I also learned a lot about contemporary writers I’d like to study further, like Flann O’Brien, Patrick Kavanagh, and Brendan Behan. Heads up, students: you may be seeing some of these poets and authors this year. You’ll like them. In addition to their writing, O’Brien and Kavanagh are apparently responsible for stealing the door of No. 7 Eccles Street, featured in Ulysses (yes… literally stealing the door off a house, because they liked its book so much), and Brendan Behan spent years in prison for being an IRA rebel before starting an illustrious career of public drunkenness and authorship. (The story goes that he got off the plane in Canada and saw an advertisement that said “Drink Canada Dry!”… which is exactly what he tried to do.)

After this we did another walking tour with the James Joyce Centre, but while this one was focused on Dubliners, we really didn’t go anywhere we hadn’t been before. That was a little disappointing, especially because by this point it was raining hard and my shoes were starting to hold some water (yuck), but the good part was the people we met on the tour. We met a professor of zoology from the University of Oklahoma who’d been a Joycean since encountering Finnegan’s Wake her freshman year of college. She’d just finished a cruise around the Mediterranean focusing on locations from Homer’s Odyssey (which, of course, is the basis for Ulysses), and came to Dublin for Bloomsday after that. She was very friendly, and we spent some time chatting about what Greece was like and how the Odyssey and Ulysses differ. The other person we met was a retired surfer dude from California (seriously, he kept saying, “Far out, man!” – and this guy was easily 65) who had read Ulysses 30 times and said he learned something new every time. He said that he’d tried to age like Leopold Bloom, taking life as it came and enjoying the world around him. We’ll see them again at the Bloomsday breakfast on Saturday, so I’ll let you know if how many more times he says, “Far out, man.”

Our evening was spent at the Abbey Theatre watching The House, but the coolest part of the day was after that. It was still raining hard when we got out of the play, and in walking back to our hotel, we ducked into a hotel lobby restaurant to dry off. As we sat there, we overheard an American and two Brits talking about Ulysses, and added a little bit to that conversation; then the guy next to us, an Irishman named Finn, jumped in. We talked for probably an hour about the state of education in America and Ireland, about children today, politics, and families. It was wonderful and warm, and Finn really had the gift of the gab, like many Irish.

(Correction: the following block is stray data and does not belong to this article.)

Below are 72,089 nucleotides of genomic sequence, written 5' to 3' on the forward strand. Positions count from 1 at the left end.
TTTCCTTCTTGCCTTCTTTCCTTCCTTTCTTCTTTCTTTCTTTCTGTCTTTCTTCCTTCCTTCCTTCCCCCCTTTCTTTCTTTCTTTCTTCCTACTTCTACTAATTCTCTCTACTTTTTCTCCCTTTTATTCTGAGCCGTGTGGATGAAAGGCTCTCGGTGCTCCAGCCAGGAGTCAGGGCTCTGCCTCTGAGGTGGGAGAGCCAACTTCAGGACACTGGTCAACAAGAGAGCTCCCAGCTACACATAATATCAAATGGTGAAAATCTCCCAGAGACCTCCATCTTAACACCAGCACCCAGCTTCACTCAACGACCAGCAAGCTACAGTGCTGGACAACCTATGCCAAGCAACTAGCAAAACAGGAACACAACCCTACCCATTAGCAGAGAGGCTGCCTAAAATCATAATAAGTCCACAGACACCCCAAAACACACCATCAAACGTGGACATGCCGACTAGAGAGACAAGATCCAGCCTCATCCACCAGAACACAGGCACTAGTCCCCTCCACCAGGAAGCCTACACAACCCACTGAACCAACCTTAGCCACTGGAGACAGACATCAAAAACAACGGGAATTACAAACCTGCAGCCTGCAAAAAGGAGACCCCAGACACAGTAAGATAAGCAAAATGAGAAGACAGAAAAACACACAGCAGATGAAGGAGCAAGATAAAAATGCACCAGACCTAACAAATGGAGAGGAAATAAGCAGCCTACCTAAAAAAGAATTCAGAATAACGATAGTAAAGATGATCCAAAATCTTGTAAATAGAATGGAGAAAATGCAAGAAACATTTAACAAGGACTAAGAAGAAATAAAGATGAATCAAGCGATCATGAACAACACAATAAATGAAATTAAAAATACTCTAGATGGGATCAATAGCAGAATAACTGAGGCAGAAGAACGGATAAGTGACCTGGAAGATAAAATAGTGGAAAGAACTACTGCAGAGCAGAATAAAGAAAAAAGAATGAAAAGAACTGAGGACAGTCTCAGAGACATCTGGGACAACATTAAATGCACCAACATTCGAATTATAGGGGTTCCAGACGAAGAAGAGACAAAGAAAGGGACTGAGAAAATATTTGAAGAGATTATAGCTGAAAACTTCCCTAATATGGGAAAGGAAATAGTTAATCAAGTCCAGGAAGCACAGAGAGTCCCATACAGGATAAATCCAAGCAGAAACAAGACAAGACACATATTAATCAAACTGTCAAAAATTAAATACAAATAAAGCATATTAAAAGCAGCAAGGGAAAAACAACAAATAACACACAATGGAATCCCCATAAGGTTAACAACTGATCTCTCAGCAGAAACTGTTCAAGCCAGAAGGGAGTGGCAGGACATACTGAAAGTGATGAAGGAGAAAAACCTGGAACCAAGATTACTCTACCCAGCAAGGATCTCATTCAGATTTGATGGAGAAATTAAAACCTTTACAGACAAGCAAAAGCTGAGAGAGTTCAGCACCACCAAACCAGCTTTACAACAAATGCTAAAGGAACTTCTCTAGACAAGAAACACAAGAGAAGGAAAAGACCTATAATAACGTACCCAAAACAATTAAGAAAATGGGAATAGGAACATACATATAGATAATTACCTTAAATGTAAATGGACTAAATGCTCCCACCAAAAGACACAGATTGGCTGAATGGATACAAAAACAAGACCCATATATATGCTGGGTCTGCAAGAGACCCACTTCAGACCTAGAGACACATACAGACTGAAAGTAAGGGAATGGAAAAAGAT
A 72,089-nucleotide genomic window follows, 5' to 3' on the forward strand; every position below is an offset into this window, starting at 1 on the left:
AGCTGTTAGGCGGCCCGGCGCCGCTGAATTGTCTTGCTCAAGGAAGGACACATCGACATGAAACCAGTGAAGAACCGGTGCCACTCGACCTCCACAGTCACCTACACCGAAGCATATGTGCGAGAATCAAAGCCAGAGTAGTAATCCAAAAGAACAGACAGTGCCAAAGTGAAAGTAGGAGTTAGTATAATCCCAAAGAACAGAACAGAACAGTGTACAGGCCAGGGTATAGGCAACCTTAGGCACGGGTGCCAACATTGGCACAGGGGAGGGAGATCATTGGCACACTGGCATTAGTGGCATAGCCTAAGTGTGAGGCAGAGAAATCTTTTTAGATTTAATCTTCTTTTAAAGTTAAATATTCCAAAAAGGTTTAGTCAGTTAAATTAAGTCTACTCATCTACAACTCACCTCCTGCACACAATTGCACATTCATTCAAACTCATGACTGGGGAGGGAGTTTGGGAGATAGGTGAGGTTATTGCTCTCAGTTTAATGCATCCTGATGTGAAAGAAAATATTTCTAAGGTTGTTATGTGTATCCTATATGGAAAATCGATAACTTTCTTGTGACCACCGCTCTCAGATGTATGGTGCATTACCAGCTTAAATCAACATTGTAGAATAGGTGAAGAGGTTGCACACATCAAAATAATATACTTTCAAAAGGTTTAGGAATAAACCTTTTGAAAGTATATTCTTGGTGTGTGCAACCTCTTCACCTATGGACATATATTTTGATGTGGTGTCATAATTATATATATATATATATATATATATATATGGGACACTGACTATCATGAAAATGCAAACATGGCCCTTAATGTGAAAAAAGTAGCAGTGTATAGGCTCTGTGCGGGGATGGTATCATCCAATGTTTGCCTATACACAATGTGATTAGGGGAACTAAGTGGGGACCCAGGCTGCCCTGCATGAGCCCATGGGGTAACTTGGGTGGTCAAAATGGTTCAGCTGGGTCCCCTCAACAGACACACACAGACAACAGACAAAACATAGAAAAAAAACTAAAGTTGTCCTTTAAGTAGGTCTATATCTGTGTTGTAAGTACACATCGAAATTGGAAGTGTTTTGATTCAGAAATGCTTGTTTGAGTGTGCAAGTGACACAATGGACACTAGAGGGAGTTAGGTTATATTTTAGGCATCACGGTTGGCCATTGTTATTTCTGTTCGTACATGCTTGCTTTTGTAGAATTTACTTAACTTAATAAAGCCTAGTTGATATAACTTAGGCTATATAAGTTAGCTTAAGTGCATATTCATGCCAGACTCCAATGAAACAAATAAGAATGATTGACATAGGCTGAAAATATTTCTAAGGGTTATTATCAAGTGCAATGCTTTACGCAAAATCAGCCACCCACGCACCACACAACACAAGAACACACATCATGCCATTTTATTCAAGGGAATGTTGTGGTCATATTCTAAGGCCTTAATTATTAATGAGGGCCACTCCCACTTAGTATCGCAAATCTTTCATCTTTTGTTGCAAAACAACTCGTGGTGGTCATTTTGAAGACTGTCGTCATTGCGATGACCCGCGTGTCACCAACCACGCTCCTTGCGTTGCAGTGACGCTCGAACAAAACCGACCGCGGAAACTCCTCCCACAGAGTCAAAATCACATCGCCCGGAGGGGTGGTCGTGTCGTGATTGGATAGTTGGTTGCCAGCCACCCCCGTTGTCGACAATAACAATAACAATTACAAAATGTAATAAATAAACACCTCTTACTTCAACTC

Then a group of about 8 Irish men and women strolled in after watching Ireland lose to Spain in the Euro Cup, but still in good spirits, and that’s when the craic really started flowing.

The craic is good spirit, happiness, conversation, fun in a public meeting place. When everyone’s having a good time and people are making friends, the craic is flowing. The craic flowed nonstop last night. We made friends with a trade union organizer, with a Unionist Protestant, with a man who described himself as an “unrepentant Republican,” with a poet, with everyone in the lobby. And, because the craic doesn’t flow without music, the Republican taught us some classic Irish  songs, like “The Dying Rebel” and “The Galway Shawl,” and we sang along. If this happened in an American hotel, you’d imagine the restaurant staff and concierge would be horrified, right? But here, they joined in too. It’s all part and parcel of making friends, having fun, and enjoying the craic.

Mrs. Shifflett Went to Gaol

But they let me out again.

Sorry for missing yesterday’s update! The internet here was a bit dodgy, as they say here, so I just packed up the laptop and decided to head out for our adventures. This post is all about what we did on Wednesday, June 13 – which was a lot!

We started the day with a long trek out to Kilmainham Gaol, a former prison turned historical museum commemorating Dublin’s rebellions and civil wars, the men who fought and were imprisoned or executed in those conflicts, and the horrors of prison life during dark days. It was grim, but it was a fantastic exhibit. There’s a little bit of information about the gaol here and here, but the tour we went on was excellent and really helped put history in context for us. Basically, as we walked around, we learned about a few main events:

1. The skyrocketing number of prisoners during the Irish Potato Famine, where Ireland’s potato crops were destroyed and many peasants and farmers, whose main dietary staple was potato, starved to death or emigrated. If your choice was between taking a “coffin ship” to another country (so called because so many people died en route, the ships arrived at port loaded with coffins), starving to death, or going to prison where you got two square meals a day, you’d choose prison too, right? A prison built for about 200 inmates saw 9,000 incoming prisoners throughout a single year during this famine.